A board game that probably influenced the game of chess and is nowadays referred to as "The Viking Game".

The Viking Game ranks as one of history's great board games. It was at its most popular during the Dark Ages in Northern Europe, a period of scant records and shifting populations. Like so much of the history of the Dark Ages our knowledge of the Viking Game is patchy, a mystery now half solved as a result of archaeological research.

The game was popular in the Viking homelands in Scandinavia as early as 400 AD and was carried by the Vikings to the lands they conquered. Over the centuries the game developed and different versions of the board have been found by archaeologists in sites from Ireland to the Ukraine.

Occasionally referred to in manuscripts the game was know as Hnefatafl which means literally "king's table". The study of these manuscripts and examination of the various types of board and pieces has enabled researchers to work out how the game was probably played. There is not doubt however that many versions of the rules existed at different places and at different times.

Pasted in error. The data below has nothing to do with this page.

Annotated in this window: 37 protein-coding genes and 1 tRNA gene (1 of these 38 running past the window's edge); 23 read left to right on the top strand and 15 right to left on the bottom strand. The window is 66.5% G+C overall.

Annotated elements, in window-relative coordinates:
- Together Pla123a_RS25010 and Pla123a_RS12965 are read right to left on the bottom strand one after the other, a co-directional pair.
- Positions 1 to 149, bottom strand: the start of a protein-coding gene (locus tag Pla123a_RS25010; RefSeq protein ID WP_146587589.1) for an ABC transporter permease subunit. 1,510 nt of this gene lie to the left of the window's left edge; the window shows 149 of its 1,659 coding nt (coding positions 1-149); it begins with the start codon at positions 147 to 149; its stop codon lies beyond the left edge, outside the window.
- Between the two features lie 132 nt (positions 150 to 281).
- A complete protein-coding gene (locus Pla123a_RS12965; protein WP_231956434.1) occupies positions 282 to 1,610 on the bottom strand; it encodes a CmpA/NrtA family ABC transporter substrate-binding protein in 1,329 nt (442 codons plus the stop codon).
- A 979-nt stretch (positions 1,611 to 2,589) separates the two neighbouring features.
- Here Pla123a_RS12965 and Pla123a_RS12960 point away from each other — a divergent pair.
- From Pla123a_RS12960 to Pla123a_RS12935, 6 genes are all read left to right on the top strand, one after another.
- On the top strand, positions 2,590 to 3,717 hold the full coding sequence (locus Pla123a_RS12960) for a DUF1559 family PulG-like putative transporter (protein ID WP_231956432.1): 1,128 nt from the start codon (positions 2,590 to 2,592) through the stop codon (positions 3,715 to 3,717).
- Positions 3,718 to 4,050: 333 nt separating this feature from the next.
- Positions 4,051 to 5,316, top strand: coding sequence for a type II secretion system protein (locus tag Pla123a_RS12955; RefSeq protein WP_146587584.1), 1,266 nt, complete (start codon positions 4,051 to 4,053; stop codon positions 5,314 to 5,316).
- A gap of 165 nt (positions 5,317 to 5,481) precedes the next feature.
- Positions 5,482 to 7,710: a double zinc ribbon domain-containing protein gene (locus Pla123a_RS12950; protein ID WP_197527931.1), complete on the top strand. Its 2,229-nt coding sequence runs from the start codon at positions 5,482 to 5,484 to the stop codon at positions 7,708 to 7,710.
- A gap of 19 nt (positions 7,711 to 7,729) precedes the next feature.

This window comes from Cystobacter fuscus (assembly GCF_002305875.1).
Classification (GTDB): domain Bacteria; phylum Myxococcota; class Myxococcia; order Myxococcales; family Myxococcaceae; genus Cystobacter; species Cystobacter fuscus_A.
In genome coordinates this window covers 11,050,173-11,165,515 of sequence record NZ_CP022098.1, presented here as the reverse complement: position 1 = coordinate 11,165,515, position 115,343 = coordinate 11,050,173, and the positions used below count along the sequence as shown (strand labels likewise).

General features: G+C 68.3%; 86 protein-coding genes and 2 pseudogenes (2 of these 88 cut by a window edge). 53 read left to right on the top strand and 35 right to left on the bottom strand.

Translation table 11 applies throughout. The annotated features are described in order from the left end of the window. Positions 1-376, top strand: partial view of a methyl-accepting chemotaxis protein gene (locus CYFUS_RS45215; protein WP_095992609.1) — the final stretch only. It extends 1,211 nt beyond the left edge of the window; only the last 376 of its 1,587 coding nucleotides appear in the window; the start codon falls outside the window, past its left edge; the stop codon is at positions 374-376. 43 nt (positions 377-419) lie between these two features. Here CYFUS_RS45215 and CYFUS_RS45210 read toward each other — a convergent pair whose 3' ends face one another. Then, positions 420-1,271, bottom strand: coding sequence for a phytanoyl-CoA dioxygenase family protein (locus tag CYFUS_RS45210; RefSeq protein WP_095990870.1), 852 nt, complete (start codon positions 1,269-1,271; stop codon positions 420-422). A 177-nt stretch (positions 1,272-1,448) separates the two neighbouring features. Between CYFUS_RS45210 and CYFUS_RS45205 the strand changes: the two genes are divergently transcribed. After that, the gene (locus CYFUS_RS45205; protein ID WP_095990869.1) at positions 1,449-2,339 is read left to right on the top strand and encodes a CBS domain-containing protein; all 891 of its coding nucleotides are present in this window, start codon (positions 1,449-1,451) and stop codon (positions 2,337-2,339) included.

Hnefatafl was last recorded as being played in Wales in 1587 and in Lappland in 1723. Its decline began in the 11th century as chess grew in popularity, it soon lingered on only in remote country districts.